Ubuntu: I am because we are.
ONE Campus knows that as college students, you’re looking for ways to express yourselves on behalf of the causes and issues you’re passionate about. Ubuntu Foundation and their product line, Ubuntu Made, are doing their part to educate children and empower women in Kenya. Read more on how the foundation got started.
Ubuntu is a South African word meaning, “I am because we are.” It represents the interconnectedness among all people, and has been the core of the Ubuntu Foundation from the beginning.
When co-founders Zane and Jeremiah’s were getting started, their conversations centered around creating opportunities that empower the local community to help themselves. This seed eventually grew into the creation of several thriving programs in Maai Mahiu, under the name “Comfort the Children,” commonly known as CTC.
“We fumbled around trying to figure out how best to create those opportunities that empower people and many failed. Some weren’t truly empowering, some were too expensive, others started working but weren’t sustainable. The Malaika Kids was for sure an opportunity to empower these children, but it wasn’t going to last long term. We asked ourselves, ‘How do we do this in a way that’s something new, but we aren’t constantly asking people for money?’”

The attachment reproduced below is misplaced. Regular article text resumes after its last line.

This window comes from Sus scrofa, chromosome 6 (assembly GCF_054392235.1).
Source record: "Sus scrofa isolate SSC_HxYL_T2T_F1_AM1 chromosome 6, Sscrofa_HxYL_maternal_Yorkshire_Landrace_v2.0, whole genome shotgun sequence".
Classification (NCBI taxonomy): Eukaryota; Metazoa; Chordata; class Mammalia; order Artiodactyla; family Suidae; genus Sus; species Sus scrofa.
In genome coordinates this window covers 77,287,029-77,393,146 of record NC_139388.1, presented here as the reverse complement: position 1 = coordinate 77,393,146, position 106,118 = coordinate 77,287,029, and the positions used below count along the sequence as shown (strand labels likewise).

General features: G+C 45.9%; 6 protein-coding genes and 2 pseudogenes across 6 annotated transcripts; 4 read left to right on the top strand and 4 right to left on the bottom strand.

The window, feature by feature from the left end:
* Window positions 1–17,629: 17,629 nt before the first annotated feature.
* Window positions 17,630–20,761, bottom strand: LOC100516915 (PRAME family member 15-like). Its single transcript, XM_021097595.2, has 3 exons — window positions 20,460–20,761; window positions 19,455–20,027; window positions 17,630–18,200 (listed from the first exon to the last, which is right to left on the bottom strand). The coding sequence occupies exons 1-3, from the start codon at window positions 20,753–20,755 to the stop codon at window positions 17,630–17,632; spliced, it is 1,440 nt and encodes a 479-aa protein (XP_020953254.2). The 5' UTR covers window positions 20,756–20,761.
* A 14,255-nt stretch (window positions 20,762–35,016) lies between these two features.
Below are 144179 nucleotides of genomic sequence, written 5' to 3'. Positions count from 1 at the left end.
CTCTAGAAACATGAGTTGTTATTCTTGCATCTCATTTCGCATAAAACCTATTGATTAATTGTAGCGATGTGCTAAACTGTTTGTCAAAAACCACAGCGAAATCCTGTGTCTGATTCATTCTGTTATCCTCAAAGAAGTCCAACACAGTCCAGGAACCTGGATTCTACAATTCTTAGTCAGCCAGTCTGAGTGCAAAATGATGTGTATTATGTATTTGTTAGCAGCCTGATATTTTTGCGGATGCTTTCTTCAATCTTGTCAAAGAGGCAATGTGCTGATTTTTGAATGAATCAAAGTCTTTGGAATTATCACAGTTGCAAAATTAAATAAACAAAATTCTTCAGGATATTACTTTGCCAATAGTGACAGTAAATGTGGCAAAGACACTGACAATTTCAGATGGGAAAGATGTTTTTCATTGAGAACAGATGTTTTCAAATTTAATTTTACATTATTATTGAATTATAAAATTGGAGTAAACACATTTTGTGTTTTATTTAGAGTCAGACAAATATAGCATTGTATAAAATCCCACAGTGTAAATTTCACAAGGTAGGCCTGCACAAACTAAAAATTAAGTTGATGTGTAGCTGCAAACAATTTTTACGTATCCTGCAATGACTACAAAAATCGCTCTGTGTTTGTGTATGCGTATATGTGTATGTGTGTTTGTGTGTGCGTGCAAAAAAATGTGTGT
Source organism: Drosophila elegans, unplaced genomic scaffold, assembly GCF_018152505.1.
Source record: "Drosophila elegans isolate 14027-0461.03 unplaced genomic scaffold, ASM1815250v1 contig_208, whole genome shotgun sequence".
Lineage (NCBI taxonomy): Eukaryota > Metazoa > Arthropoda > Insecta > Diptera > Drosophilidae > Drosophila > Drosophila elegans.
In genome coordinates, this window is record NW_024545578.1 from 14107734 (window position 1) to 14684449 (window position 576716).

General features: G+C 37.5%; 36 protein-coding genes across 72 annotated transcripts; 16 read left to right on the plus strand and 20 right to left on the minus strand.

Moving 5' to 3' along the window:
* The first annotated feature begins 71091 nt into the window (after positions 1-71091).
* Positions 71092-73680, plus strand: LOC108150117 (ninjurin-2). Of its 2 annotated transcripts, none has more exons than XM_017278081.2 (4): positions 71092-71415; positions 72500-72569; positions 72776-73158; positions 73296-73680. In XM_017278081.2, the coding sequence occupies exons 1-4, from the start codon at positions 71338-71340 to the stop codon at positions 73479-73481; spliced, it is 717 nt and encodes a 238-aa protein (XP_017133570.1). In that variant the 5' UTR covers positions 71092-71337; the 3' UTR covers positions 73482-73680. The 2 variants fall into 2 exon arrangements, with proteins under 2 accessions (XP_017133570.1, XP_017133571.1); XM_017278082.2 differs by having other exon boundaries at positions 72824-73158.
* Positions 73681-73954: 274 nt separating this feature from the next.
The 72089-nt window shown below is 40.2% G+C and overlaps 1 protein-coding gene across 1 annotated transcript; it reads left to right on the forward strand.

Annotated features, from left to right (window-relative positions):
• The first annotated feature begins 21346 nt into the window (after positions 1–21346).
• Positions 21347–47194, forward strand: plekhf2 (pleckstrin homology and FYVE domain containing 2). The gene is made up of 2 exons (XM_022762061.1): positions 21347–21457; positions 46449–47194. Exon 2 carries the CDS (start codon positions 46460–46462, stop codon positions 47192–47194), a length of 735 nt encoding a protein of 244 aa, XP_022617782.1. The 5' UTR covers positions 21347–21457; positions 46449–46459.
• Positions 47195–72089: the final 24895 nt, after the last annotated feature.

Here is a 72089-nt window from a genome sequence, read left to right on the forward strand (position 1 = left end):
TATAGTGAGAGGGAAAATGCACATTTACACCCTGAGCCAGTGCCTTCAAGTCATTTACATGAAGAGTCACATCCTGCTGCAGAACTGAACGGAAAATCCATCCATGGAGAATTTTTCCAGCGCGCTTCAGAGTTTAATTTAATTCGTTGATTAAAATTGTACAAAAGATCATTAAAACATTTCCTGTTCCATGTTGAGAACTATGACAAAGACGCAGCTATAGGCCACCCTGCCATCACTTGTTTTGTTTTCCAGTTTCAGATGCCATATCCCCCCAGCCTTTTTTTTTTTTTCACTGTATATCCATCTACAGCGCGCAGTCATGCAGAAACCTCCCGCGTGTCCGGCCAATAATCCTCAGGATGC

The answer was a fashion line, initially imagined to create jobs for mothers of the Malaika Kids. As students became empowered, their mothers asked if there was anything they could do themselves — and thus, Ubuntu Made was born. Today, those women have formed into a sisterhood revered in the community; women who provide for their families, purchase land, and venture into their own successful entrepreneurial efforts.
Now, for the past 15 years, Ubuntu has been centered around creating opportunities that empower communities to help themselves. The Foundation empowers more than 300 children through special needs education and medical care. The product line, Ubuntu Made, not only supports the foundation, but also provides meaningful jobs for families in the community.
At first, the moms of Ubuntu Made not only had trouble finding employment, but also didn’t know how to sew. Today, the line has grown from eight mothers learning how to sew to 40 full-time sewers and more than 100 full-time beaders. All of Ubuntu Made’s beadwork is done by women of the Maasai tribe, and Ubuntu’s sustainable jobs have created the largest group of organized Maasai beaders ever!
Families that participate in Ubuntu are empowered, confident, and accepted in their community. Some families have gone from barely being able to rent a mud hut, to owning land, and even becoming entrepreneurs in their own right.